Put Down Your Phone: Why Presence Is the Best Gift You’ll Ever Give

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“When you love someone, the best thing you can offer is your presence. How can you love if you are not there?” ~Thich Nhat Hanh

The only thing worse than not listening to someone is pretending to listen.

Giving the vague murmur of agreement, or a quick nod to communicate “Yes, I’m listening, totally,” when really, we’re not.

I remember vividly a dinner I had with friends about four years ago. I’d been backpacking in New Zealand for twelve months and had just returned to the UK. Traveling in the car to my friend’s house, I imagined how the night would look…

There would be lots of laughter (it was always side-splitting when we all got together).

There would be lots of hugging (I hadn’t seen them for a whole year after all)!

There would be lots of storytelling (I would get to share my epic adventure).

Did all of this happen? To some extent, yes, but not how I had imagined.

In fact, I left feeling a little miffed, a little gutted.

At first, I couldn’t work out why.

My friends were the same old fun-to-be-around people.

Despite ‘finding myself’ while traveling (I joke), I felt I was pretty much the same old person.

So what was different?

It hit me.

The constant. Mobile. Phones.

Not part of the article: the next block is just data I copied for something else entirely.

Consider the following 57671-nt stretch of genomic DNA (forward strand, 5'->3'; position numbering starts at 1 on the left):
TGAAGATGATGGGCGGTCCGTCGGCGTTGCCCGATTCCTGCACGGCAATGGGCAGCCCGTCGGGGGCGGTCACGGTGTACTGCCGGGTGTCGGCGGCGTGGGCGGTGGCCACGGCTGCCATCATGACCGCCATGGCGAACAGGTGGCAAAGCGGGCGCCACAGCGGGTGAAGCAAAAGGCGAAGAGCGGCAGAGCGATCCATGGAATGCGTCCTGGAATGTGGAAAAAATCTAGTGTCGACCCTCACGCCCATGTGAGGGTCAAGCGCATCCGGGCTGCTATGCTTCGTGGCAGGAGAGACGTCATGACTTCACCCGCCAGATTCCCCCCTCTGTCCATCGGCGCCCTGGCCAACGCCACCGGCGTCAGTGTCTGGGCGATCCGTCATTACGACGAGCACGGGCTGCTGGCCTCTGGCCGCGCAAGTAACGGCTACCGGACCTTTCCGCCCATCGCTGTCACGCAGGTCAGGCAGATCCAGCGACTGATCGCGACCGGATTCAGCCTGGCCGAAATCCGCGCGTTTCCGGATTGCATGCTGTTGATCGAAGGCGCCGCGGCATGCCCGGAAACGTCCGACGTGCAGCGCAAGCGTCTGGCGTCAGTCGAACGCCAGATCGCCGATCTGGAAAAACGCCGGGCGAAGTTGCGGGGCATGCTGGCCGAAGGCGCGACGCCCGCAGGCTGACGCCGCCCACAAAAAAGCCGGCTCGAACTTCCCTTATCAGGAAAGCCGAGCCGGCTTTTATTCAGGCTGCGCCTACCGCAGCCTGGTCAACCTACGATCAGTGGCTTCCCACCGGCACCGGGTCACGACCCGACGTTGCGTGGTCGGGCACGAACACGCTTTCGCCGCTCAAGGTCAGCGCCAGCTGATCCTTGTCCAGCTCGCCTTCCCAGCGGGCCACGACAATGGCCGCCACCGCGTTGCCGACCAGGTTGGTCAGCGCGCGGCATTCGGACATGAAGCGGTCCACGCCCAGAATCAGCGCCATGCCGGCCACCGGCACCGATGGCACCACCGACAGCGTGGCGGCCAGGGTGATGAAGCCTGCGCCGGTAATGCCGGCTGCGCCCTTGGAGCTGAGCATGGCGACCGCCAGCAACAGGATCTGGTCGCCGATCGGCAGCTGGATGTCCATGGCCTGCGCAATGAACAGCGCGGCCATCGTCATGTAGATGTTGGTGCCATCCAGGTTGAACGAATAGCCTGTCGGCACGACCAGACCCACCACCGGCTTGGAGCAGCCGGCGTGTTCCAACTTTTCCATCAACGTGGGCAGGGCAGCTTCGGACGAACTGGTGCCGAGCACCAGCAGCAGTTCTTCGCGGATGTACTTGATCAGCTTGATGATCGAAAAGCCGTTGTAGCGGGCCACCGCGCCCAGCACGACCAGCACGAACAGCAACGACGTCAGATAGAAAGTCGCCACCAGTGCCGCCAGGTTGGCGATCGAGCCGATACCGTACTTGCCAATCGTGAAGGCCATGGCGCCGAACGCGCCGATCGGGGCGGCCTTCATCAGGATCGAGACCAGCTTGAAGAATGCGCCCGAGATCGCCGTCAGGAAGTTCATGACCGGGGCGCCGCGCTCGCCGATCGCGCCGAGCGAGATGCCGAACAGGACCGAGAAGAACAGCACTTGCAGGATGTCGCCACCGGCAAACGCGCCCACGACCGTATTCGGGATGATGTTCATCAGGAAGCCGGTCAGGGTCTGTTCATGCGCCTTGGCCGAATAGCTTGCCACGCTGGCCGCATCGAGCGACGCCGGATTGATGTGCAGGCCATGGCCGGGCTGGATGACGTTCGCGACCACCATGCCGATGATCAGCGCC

The entire evening was tainted by endless selfies, videos, status updates, incoming phone calls, outgoing phone calls, and notifications.

Distraction, after distraction, after distraction.

There were moments you could have heard a pin drop as the four of us, faces illuminated by the glow of the mobile phones, sat, hands glued to our devices. Ironically, telling anyone who was on Facebook and Instagram that night what a terrific time we were having.

To begin with, I was angry with my friends. But sooner I realized I was really angry with myself. I was equally guilty, and people in glass houses shouldn’t throw stones after all.

What could have been, rather, what should have been, an evening of being deeply present with one another, each one of us offering our full and undivided attention, was tainted by technology, spoiled by social media, marred by meddling mobiles.

Backpacking was more campfires and deep life conversations below the stars, so this evening was felt like a return to reality. Most of us struggle to put our flipping phones down.

If we stop and think about it, what message does it send to the human beings in front of us when we are busy on our phones?

I made a vow that evening to get better at this, to be more present with friends and family, anyone I’m communicating with.

I didn’t want to make anyone feel how I felt that evening—unheard and unimportant.